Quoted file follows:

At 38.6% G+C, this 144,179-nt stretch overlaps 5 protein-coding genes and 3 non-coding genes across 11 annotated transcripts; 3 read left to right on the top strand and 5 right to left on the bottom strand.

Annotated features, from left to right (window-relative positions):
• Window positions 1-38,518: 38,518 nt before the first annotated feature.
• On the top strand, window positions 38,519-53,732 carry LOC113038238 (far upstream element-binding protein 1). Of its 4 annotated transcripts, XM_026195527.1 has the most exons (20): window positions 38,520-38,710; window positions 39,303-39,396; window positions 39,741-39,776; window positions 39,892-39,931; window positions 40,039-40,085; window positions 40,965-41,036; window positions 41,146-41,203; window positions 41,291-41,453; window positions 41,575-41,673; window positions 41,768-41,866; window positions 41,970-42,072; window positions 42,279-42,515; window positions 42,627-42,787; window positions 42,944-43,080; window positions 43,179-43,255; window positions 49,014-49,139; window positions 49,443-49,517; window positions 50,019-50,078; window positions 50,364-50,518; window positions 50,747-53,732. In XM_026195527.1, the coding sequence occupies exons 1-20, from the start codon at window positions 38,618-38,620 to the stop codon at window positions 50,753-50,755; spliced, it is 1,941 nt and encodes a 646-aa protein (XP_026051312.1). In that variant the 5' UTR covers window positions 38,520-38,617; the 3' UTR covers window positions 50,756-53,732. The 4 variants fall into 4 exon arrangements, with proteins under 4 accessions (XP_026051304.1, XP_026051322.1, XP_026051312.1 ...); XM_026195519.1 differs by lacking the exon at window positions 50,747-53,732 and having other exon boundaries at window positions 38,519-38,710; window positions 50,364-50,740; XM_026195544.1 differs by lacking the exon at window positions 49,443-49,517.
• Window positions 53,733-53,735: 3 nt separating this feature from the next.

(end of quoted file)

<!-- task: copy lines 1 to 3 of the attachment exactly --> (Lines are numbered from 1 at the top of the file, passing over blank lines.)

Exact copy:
At 38.6% G+C, this 144,179-nt stretch overlaps 5 protein-coding genes and 3 non-coding genes across 11 annotated transcripts; 3 read left to right on the top strand and 5 right to left on the bottom strand.

Annotated features, from left to right (window-relative positions):
• Window positions 1-38,518: 38,518 nt before the first annotated feature.